Teach for America is reducing its national work force by a net 150 jobs in a move the teacher-training nonprofit's leaders say will give its more than 50 regional offices greater independence, The Washington Post reports. The organization, which places new college graduates in poor school districts for two-year classroom stints, will shed 250 office positions while adding 100 new ones.
In a letter to Teach for America alumni and current members, CEO Elisa Villanueva Beard said the retooling will give local offices "more autonomy to adapt and innovate on our program in ways that meet the unique and varied contexts in which we work.” In an interview with the Post, she said the nonprofit is entering "a different phase of our organizational life.”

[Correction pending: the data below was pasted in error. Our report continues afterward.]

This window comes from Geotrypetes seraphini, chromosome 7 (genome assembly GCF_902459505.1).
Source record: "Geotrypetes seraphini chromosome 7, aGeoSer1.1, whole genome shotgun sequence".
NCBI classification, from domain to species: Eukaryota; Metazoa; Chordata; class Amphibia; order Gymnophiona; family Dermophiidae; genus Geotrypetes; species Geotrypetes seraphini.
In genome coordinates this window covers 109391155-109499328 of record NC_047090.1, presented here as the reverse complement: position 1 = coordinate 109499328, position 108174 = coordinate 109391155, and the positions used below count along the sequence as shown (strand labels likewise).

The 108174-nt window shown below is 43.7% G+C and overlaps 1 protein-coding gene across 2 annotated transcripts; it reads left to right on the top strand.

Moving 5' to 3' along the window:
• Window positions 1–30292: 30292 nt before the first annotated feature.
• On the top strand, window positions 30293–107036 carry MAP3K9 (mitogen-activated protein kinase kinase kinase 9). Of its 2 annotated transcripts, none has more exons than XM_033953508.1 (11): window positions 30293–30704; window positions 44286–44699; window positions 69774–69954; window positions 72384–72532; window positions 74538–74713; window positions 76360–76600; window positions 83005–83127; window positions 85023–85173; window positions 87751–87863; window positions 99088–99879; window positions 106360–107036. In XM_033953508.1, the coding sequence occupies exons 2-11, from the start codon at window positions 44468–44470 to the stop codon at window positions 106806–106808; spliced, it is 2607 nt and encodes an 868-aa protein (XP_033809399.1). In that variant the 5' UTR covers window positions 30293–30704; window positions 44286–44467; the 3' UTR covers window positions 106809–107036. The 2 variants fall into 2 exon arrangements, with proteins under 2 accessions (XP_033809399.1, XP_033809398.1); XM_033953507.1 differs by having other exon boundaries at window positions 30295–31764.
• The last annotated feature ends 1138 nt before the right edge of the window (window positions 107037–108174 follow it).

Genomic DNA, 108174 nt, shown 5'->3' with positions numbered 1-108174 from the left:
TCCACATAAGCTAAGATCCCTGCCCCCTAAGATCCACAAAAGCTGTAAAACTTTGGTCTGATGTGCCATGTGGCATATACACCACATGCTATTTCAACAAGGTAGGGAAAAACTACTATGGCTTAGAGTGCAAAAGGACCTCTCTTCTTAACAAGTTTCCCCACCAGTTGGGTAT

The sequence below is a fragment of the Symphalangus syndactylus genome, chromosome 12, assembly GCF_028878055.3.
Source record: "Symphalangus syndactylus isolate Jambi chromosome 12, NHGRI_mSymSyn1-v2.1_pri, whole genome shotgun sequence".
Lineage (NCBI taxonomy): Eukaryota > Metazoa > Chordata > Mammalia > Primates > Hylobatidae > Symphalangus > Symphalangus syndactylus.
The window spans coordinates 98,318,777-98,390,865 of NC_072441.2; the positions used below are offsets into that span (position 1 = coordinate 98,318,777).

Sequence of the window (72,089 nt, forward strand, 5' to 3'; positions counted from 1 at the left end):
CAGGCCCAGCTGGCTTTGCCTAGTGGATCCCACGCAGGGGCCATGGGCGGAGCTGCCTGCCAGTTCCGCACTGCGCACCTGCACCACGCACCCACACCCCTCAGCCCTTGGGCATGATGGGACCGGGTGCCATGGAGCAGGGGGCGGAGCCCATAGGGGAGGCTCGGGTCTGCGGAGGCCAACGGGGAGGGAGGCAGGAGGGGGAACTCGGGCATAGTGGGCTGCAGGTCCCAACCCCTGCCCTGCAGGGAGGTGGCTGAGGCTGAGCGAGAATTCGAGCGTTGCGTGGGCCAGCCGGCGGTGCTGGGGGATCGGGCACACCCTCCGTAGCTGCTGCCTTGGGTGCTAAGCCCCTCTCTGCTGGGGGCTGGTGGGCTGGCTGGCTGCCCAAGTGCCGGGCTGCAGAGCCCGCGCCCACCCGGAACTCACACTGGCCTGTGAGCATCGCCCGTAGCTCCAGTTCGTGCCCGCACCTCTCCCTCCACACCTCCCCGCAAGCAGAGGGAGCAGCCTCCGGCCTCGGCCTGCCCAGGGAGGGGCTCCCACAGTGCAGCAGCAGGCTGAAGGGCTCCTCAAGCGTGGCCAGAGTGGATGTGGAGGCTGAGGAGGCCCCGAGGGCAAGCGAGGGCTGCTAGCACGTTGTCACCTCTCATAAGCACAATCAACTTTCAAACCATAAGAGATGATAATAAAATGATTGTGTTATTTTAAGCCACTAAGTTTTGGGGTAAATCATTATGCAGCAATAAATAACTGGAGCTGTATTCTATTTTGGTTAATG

Founded 25 years ago, Teach for America experienced years of growth and attracted significant government and philanthropic support, but it has drawn criticism from teachers unions and some former members, who say the group's rotating corps of inexperienced teachers fosters instability in already-troubled schools. Its recruitment has declined for three straight years, and a previous round of job cuts shrank its national staff by 200.